skyrocketed as well, the rice-wheat flour substitution trend abated.
As global vegetable oil prices rose, imports of palm oil were down,
but this was mainly due to a decision by Malaysia – Egypt’s
traditional supplier – to meet commitments to other buyers first.
Declining palm oil imports were offset by increased soybean and corn
imports. Flour/bread is the foundation of the Egyptian diet, and
total demand remains firm. With higher wheat prices, however,
demand for price-controlled or “subsidized” bread has increased as
market prices of unsubsidized bread have risen. Low income
consumers, who were once able to afford occasional purchases of
unsubsidized bread, now increasingly opt to buy lower quality
subsidized bread. Anecdotal evidence indicates that leakages of
subsidized bread for use as animal feed also increased as market
prices of normal feed rose.

——
SUPPLY
——

¶5. (U) While it is premature to forecast with any specificity,
reports suggest that Egypt’s wheat farmers are increasing area
devoted to wheat. The General Authority for Supply of Commodities
(GASC) is the central authority for domestic procurement and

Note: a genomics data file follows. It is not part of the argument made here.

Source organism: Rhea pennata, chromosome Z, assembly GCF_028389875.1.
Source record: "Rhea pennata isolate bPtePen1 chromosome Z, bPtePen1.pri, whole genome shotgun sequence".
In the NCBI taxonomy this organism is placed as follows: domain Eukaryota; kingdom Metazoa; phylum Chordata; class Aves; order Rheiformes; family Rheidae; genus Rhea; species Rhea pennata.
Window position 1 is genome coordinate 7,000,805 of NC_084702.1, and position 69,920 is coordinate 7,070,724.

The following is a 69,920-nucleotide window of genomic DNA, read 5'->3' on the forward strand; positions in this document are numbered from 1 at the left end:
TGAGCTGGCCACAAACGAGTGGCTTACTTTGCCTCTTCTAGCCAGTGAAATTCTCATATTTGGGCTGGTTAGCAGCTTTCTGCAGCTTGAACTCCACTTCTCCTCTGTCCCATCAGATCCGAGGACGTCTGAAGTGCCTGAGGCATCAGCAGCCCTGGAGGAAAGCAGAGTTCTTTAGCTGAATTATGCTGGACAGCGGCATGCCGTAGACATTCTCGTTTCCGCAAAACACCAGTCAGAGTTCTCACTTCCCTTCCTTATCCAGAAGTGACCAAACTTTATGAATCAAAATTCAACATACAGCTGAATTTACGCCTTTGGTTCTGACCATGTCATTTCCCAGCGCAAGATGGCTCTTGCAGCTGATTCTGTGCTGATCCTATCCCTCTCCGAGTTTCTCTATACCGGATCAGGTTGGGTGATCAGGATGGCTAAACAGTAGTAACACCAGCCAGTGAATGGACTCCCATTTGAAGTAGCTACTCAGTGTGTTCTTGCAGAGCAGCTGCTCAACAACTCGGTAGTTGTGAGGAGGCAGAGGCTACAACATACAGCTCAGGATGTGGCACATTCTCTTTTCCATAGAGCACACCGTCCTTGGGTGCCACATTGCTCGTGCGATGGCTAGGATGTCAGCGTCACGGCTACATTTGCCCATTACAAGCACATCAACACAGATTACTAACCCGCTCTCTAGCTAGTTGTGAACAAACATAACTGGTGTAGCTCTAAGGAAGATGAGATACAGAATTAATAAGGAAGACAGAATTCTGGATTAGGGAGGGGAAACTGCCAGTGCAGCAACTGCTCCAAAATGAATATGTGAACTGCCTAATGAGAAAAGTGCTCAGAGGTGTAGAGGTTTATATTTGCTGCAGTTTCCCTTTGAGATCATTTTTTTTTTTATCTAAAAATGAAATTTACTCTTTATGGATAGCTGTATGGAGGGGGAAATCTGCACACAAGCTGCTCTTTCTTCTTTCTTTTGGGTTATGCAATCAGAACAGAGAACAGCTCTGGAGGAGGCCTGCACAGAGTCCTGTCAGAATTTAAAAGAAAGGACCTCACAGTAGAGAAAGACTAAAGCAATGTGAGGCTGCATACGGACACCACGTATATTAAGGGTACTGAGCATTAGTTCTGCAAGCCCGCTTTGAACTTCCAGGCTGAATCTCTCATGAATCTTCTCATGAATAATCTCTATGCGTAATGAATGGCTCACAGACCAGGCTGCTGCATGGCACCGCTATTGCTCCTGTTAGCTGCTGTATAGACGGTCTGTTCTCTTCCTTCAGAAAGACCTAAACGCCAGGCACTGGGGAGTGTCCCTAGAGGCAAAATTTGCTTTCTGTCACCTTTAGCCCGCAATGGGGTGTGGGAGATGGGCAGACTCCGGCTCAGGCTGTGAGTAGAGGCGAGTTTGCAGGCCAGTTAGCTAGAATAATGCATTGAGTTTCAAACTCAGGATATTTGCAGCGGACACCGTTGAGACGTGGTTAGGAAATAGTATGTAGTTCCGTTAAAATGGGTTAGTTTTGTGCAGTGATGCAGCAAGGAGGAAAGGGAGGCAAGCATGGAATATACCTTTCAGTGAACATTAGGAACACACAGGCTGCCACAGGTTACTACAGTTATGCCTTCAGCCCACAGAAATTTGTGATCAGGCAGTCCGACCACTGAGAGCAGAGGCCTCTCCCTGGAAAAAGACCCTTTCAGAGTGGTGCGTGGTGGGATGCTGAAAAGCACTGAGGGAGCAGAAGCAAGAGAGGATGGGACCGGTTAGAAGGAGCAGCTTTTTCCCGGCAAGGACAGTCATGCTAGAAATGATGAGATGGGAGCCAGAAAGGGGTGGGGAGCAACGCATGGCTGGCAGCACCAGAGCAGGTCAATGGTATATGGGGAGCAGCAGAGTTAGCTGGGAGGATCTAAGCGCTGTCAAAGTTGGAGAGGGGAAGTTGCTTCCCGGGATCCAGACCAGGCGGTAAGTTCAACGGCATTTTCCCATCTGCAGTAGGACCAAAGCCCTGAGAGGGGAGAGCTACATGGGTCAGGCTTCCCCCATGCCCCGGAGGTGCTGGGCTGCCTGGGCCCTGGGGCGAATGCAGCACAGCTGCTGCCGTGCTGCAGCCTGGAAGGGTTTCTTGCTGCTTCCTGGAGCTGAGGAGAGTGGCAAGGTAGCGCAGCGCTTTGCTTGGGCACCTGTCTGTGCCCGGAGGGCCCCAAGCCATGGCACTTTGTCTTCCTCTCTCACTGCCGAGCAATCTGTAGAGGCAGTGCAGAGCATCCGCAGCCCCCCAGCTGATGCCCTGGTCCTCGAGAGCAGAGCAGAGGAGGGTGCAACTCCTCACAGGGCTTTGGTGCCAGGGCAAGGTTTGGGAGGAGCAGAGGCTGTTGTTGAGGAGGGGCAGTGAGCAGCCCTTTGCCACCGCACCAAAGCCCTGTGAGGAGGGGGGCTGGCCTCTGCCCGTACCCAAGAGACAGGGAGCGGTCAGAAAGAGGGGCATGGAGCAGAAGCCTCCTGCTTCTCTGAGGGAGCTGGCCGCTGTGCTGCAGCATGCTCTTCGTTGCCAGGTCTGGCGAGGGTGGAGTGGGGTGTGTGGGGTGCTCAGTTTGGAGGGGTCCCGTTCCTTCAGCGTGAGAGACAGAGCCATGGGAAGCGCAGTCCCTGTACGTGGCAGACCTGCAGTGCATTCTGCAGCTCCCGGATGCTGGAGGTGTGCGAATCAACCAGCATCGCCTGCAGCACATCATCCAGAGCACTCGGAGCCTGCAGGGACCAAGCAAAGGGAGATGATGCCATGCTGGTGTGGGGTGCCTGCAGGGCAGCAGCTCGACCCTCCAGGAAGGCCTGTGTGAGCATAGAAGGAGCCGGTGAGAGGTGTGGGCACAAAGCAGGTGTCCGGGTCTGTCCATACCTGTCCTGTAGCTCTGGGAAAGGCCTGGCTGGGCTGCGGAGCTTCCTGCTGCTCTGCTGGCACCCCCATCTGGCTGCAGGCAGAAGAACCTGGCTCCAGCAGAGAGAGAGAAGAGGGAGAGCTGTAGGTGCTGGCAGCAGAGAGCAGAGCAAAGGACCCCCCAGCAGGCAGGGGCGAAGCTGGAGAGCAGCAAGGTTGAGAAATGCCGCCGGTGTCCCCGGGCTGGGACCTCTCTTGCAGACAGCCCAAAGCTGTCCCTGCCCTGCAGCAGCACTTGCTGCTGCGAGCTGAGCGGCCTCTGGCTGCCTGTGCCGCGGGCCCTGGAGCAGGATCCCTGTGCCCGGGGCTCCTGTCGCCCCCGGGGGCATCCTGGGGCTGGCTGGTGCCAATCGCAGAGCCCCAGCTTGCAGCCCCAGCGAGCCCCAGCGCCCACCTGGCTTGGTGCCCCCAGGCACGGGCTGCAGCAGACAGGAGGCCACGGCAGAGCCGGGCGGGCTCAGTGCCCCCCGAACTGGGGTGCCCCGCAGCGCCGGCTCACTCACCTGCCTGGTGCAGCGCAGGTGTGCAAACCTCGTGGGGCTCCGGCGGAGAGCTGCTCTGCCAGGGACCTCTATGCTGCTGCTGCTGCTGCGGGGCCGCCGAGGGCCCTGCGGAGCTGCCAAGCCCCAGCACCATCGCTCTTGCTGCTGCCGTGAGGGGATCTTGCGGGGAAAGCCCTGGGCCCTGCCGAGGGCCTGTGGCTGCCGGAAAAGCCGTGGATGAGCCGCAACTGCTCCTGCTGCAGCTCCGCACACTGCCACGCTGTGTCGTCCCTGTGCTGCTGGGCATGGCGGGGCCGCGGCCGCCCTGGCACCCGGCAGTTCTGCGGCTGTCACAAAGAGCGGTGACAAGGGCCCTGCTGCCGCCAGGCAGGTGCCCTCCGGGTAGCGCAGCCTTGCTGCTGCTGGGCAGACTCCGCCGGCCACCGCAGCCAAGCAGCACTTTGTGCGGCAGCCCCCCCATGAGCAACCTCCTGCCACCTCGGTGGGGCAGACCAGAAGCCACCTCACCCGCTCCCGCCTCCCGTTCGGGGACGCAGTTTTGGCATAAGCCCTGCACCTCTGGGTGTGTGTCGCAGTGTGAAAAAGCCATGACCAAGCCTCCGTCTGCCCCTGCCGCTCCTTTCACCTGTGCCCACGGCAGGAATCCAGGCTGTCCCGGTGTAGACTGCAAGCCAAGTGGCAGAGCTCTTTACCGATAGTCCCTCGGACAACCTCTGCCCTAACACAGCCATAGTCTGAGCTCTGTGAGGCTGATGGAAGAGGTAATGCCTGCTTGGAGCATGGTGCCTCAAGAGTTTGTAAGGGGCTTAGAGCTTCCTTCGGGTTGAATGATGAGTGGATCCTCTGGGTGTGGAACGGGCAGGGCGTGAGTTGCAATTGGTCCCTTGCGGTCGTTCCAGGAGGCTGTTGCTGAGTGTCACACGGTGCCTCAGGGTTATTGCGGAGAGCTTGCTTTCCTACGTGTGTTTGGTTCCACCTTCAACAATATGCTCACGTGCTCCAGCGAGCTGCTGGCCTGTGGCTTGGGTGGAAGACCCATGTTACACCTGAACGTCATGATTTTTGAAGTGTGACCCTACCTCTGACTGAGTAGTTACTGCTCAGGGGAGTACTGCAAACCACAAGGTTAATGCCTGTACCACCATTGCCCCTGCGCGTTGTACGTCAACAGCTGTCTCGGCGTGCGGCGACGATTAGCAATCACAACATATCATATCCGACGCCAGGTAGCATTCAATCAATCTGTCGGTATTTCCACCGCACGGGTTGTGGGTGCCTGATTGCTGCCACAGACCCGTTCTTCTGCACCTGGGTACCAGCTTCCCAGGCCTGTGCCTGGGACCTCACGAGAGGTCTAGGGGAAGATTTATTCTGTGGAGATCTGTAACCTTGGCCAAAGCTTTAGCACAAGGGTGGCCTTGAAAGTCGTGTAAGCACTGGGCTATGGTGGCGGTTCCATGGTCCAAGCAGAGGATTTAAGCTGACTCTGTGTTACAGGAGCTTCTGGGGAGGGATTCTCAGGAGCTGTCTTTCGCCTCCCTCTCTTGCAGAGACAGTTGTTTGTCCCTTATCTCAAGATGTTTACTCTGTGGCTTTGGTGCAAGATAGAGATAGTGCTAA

importation of wheat. To attempt to reward local producers for the
higher international prices, the guaranteed price GASC pays farmers
was increased to $466/ton for the current harvest season (which will
begin in May), more than double the previous crop year, but still
hundreds of dollars below international prices. Several large land
reclamation projects are being brought into production, but Egypt
lacks the productive land and water resources necessary to expand
domestic production in any meaningful way. Higher fuel and
fertilizer costs are also taking a toll on Egypt’s ability to
provide an adequate supply response. The overriding constraint on
increased production, however, continues to be lack of sufficient
land and water, a problem that has plagued Egypt since ancient
times.

¶6. (SBU) GASC’s stated policy is to maintain a six-month supply of
wheat and, even as prices have risen dramatically, GASC and private
importers have been able to acquire adequate supplies on the
international market to meet this goal. Recently, however, GASC has
held on average only about 2 months of stocks, including “pipeline”
stocks, or product in-transit. With the sharp increase in prices,